Notifier passed to observable?

Shouldn’t notifiers call the observing function with themselves as an argument?

see: the ResponseHandlers’s update method’s first argument

Why am I asking?

I’m developing a tool that dynamically adds and removes views. The remove functionality is a button of the view that is to be removed. The notifier of that button is a shared function between all views dynamically added in this way. The released notifier does not allow for any arguments passed through and does not pass any notification arguments or itself (the button). So there is no way for the function to identify what view it is supposed to remove (ie. what view called the function).

If the button would be passed to the observing function I could construct some functionality that would identify it’s parent view and remove it.

My current workaround is creating the function within the private scope of the new dynamic view. So each dynamically created view allocates a new private function that can access the view from the newly defined scope.
Code should help explain:

  
local static_top_view = vb:column { }  
  
function new_dynamic_view()  
 local dynamic_view = nil  
  
 local private_remove_function = function()  
 static_top_view:remove_view(dynamic_view)  
 end  
  
 dynamic_view = vb:column {  
 vb:button { released = private_remove_function }  
 }  
  
 return dynamic_view  
end  
  
static_top_view:add_view(new_dynamic_view())  
static_top_view:add_view(new_dynamic_view())  
static_top_view:add_view(new_dynamic_view())  
  

The solution below could perhaps be of help here.
It creates dynamic functions which each get their own notifier, this way you can have more or less automatic tracking of which option does what. In this case it regards mutliple devices of which it is not known which device is actually controlled yet, but in your case you probably can apply it to buttons as well.

  
function set_pitch_device_notifiers()  
 --all available pitch-devices are getting a notifier  
 --We are generating dynamic functions that are given a notifier.  
 --This is pretty much how you can deal with dynamic functionality  
 --No need for _G['funcname_ref'] but it is practically the same.  
 --Moving and erasing or adding tracks is covered by this function.  
 local song = renoise.song()  
  
 --Let's clean up first to prevent the notifier array from getting too clunky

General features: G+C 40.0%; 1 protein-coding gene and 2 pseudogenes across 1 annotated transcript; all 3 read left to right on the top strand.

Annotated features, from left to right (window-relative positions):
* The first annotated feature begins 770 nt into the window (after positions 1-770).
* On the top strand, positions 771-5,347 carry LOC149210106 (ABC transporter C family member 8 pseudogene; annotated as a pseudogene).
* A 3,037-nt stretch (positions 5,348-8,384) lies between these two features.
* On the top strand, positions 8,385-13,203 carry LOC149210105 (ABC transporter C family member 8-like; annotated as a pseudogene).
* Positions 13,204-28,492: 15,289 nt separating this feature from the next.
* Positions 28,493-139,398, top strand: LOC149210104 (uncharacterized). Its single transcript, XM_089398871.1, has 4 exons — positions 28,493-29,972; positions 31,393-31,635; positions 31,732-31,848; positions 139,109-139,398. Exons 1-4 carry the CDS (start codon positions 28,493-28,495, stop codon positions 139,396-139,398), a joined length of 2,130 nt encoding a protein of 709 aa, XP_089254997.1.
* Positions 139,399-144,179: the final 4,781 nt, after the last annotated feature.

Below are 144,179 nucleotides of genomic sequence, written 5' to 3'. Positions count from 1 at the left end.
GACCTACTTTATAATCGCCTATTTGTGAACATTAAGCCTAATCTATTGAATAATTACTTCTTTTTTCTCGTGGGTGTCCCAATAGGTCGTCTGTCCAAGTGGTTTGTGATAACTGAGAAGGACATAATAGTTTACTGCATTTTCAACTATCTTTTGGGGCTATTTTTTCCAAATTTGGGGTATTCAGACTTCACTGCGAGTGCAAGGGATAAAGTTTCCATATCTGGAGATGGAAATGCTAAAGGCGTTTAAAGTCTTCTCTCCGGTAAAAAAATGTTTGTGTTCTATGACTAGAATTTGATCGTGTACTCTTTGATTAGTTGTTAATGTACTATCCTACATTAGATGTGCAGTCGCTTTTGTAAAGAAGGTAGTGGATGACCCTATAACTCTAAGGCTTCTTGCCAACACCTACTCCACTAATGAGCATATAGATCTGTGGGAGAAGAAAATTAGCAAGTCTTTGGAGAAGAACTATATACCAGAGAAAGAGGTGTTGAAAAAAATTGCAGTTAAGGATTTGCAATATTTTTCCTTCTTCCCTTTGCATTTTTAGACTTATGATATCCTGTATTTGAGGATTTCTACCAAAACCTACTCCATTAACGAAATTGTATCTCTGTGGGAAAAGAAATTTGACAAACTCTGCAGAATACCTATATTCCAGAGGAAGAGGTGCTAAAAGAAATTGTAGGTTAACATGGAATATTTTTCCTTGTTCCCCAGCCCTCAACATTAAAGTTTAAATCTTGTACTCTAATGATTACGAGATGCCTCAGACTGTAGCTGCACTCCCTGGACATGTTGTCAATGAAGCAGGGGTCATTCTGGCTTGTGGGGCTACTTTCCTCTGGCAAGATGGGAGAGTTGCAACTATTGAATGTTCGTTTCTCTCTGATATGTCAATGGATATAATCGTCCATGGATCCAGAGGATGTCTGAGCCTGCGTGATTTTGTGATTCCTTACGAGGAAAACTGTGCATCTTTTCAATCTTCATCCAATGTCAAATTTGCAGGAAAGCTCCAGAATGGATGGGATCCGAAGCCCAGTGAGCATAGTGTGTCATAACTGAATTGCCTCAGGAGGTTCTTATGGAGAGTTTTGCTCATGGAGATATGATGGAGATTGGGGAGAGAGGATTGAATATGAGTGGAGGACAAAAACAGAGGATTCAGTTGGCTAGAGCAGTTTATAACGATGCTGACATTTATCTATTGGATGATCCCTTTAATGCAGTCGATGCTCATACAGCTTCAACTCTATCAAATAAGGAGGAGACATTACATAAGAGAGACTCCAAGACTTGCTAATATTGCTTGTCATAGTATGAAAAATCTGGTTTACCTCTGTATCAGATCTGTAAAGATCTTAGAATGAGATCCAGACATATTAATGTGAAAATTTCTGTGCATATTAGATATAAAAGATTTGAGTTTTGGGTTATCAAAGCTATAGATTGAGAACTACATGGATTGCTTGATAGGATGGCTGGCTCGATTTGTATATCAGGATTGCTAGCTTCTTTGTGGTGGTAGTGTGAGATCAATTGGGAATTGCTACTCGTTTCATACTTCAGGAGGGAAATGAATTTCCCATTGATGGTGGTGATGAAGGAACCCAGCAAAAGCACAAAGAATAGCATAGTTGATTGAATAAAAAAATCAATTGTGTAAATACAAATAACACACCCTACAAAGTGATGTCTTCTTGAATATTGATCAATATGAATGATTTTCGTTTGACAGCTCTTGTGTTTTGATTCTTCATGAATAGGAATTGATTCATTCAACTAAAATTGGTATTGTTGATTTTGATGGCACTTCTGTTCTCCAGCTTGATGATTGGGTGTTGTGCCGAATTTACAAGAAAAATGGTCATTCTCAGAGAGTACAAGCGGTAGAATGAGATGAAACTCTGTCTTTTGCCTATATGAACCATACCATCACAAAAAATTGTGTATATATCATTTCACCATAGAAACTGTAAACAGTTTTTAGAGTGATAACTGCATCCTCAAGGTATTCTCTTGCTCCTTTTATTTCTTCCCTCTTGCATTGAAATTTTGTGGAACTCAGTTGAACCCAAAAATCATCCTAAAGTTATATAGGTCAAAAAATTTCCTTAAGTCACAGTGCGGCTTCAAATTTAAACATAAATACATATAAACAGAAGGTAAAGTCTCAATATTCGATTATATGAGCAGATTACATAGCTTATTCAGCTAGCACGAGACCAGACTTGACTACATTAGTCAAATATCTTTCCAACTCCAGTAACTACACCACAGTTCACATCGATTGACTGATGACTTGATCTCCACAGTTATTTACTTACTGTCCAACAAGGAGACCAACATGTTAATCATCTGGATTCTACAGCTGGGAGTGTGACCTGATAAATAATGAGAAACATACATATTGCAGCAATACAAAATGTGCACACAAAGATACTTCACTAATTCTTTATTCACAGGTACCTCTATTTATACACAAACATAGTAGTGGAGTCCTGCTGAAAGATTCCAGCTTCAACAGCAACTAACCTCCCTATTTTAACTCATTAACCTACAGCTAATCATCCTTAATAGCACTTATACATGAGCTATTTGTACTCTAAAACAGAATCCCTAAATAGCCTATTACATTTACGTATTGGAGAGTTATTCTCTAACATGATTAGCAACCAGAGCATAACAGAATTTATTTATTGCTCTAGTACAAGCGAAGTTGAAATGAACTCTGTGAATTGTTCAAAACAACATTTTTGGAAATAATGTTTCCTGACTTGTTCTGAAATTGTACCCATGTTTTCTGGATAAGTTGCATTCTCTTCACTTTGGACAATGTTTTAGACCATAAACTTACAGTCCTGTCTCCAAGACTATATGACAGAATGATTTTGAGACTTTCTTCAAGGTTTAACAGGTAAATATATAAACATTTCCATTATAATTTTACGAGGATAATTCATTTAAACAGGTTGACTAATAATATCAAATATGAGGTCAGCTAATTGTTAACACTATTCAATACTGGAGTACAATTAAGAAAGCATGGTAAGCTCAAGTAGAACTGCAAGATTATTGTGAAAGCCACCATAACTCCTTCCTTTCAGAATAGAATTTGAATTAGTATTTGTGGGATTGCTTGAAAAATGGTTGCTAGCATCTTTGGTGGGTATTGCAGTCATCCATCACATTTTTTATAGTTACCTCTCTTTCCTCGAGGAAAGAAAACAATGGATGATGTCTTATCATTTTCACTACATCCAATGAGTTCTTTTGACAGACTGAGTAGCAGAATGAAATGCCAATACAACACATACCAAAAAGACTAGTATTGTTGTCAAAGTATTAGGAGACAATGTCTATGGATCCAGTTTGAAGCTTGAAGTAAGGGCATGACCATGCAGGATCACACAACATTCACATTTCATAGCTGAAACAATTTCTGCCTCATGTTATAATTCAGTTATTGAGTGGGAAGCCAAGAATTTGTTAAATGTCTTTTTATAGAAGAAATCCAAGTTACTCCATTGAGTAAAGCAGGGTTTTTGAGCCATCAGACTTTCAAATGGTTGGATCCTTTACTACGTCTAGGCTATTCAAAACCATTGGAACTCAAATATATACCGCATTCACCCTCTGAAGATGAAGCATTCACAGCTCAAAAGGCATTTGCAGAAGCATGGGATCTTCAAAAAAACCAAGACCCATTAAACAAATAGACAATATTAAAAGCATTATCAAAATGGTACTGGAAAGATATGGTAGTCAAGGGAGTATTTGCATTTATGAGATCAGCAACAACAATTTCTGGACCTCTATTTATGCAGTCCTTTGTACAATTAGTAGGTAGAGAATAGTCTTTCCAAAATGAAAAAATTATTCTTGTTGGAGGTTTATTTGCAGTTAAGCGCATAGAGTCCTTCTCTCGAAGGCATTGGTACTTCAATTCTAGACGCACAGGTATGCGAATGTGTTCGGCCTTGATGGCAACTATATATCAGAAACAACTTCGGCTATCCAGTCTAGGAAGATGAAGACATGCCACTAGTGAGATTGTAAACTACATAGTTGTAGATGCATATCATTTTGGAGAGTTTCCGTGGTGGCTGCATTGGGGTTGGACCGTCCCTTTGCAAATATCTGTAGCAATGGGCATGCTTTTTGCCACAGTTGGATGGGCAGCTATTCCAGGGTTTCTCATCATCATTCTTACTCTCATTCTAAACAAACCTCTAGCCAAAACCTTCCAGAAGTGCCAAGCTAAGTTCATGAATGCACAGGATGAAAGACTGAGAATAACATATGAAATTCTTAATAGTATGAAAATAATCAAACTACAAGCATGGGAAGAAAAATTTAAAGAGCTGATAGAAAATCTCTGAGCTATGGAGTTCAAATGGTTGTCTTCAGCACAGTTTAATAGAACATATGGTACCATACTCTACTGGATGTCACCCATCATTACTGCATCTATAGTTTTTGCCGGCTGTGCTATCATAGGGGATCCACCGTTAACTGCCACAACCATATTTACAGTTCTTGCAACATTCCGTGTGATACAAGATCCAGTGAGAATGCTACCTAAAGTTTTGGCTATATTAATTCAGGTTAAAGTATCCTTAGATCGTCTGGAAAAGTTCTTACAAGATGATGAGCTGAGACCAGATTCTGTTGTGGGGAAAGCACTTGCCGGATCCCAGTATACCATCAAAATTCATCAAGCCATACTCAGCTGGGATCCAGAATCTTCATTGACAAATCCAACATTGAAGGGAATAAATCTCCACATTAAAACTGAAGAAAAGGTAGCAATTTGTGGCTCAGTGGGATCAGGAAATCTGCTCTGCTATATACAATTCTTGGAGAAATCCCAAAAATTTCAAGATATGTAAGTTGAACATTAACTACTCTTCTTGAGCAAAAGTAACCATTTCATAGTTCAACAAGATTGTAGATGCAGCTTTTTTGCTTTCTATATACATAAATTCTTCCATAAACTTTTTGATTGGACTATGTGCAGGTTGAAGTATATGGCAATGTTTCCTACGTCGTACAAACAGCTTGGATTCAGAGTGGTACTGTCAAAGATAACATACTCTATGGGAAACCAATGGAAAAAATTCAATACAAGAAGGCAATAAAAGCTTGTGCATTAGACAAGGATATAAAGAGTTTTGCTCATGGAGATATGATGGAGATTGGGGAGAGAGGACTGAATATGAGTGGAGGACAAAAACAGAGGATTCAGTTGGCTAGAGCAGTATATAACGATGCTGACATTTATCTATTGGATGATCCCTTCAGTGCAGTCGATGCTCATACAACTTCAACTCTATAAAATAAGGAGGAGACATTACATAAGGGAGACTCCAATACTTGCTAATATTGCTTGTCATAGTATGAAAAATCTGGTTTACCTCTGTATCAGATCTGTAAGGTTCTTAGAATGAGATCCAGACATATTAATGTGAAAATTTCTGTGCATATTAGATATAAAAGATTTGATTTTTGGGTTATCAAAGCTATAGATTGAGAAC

for x = 1, #song.tracks do  
 if song.tracks[x].devices_observable:has_notifier(set_pitch_device_notifiers) then  
 song.tracks[x].devices_observable:remove_notifier(set_pitch_device_notifiers)  
 end   
  
 for y = 1, #song.tracks[x].devices do  
 local func_ref = 't'..tostring(x)..'d'..tostring(y)  
  
 if device_notifiers[func_ref] ~= nil then  
 --We'll start by removing the old notifier  
 if song.tracks[x].devices[y].parameters[1].value_observable:has_notifier(device_notifiers[func_ref]) then  
 song.tracks[x].devices[y].parameters[1].value_observable:remove_notifier(device_notifiers[func_ref])  
 end  
 end  
 end  
 end  
  
 --then we simply swat the array  
 device_notifiers = {}  
  
 --populating the new notifier functions  
 for x = 1, #song.tracks do  
 --Cover DSP changes   
 if not song.tracks[x].devices_observable:has_notifier(set_pitch_device_notifiers) then  
 song.tracks[x].devices_observable:add_notifier(set_pitch_device_notifiers)  
 end   
  
 for y = 1, #song.tracks[x].devices do  
 local func_ref = 't'..tostring(x)..'d'..tostring(y)  
  
 if string.find(string.lower(song.tracks[x].devices[y].display_name), "pitch device") ~= nil then  
 --Putting functions inside an array this way rather than creating a global name-space variable  
 --has a few advantages:  
 --all functions are referenced from the same spot and the table can be simply erased ![;)](https://files.renoise.com/forum/emoticons/default/wink.gif)  
 device_notifiers[func_ref] = function()  
 change_from_tool = true   
 triggered_track = x  
 triggered_device = y  
 get_pitch_device_properties(song.tracks[x].devices[y])  
 set_pitchbend_slider (x,y, selected_instrument, sample_transpose_mode, pitch_range )  
 change_from_tool = false   
 end  
  
 if not song.tracks[x].devices[y].parameters[1].value_observable:has_notifier(device_notifiers[func_ref]) then  
 song.tracks[x].devices[y].parameters[1].value_observable:add_notifier(device_notifiers[func_ref])  
 end  
 end  
 end  
 end  
 set_pitch_device_notifier()  
 end  

Nice input vV.

This is the same problem: You need to define the function within the scope of where it is added (ig. within the x and y for loops in your case).

The solution I presented is basically the same as the solution you are presenting. The only difference is that the button in my case will remove it’s notifier when the button itself is removed, so my case does not need to manage all the allocated functions in a list.

The problems with both these cases are:
a: You can not define the observing function (device_notifiers or private_remove_function) out of scope from where it is added. Because it uses private variables within that scope (x and y or dynamic_view) to be dynamic.
b: Due to these scope related issues we are reallocating the same function multiple times within the memory. So memory consumption is multiplied by the times we need to allocate the function.

Very interesting example vV, thanks for contributing.

p.s. I think there is an extra end in the last line of your example.

Yes, your solution looked similar to what i posted, but indeed the fact that your variables are all local so you can’t grasp them outside the scope of your function makes such function quite useless when called, because all the variables are still called the same.